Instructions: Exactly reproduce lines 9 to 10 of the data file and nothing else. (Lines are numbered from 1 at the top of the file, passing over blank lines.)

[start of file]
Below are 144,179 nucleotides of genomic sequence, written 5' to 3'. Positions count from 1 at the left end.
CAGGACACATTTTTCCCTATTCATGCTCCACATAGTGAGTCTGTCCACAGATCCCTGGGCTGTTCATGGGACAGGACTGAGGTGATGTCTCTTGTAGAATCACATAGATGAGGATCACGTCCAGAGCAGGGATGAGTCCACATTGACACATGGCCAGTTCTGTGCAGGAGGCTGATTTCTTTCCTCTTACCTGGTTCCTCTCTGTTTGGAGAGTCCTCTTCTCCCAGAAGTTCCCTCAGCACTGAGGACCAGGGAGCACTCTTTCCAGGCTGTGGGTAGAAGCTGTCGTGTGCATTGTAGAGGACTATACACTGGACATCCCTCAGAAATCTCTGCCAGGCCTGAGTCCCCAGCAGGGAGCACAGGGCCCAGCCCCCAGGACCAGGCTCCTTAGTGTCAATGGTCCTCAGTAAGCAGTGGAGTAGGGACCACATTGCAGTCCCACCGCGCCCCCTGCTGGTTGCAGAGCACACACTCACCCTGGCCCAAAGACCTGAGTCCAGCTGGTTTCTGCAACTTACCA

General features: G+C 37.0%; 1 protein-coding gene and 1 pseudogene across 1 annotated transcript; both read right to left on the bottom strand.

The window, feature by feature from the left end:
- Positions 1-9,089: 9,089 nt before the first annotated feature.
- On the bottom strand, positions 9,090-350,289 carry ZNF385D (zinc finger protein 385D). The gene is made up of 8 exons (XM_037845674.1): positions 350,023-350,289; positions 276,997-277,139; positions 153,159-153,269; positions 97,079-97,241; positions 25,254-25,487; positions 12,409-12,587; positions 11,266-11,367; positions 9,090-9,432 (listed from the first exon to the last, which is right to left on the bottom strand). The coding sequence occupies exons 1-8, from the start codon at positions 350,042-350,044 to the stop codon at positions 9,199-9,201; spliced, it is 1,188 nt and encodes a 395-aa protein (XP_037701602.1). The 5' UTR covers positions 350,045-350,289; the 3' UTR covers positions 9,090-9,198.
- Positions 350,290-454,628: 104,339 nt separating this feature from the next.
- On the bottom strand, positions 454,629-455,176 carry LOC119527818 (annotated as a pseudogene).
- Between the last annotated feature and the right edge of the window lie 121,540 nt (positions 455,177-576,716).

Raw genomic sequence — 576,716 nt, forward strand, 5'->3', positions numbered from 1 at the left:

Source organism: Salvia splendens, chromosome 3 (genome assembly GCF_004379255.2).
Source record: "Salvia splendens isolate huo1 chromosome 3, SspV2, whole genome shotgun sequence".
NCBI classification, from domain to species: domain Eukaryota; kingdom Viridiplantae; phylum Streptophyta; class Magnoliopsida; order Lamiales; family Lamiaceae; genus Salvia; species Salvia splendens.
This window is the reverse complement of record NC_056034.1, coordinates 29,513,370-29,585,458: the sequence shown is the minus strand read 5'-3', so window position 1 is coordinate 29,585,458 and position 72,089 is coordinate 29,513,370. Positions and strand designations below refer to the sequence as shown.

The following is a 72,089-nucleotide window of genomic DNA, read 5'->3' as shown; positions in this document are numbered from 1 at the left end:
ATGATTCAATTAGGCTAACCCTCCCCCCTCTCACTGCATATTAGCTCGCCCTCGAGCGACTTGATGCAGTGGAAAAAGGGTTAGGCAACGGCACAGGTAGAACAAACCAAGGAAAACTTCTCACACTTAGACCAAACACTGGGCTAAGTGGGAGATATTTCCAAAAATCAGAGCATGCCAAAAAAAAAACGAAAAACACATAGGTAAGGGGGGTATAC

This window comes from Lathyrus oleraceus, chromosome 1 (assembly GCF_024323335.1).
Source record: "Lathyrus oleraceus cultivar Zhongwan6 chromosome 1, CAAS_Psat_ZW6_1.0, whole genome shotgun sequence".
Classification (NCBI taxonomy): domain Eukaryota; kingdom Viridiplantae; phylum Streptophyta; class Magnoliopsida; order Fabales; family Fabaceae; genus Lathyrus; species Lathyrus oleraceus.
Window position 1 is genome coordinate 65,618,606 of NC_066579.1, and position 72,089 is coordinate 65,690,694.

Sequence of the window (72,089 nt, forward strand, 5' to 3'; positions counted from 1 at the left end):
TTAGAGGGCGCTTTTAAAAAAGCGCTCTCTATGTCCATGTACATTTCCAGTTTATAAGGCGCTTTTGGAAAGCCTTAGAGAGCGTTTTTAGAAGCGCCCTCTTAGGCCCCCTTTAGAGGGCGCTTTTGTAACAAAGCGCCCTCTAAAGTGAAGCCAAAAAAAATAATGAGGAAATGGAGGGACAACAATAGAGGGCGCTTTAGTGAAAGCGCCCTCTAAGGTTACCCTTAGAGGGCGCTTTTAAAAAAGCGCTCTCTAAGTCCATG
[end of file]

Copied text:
- Between the last annotated feature and the right edge of the window lie 121,540 nt (positions 455,177-576,716).

Raw genomic sequence — 576,716 nt, forward strand, 5'->3', positions numbered from 1 at the left: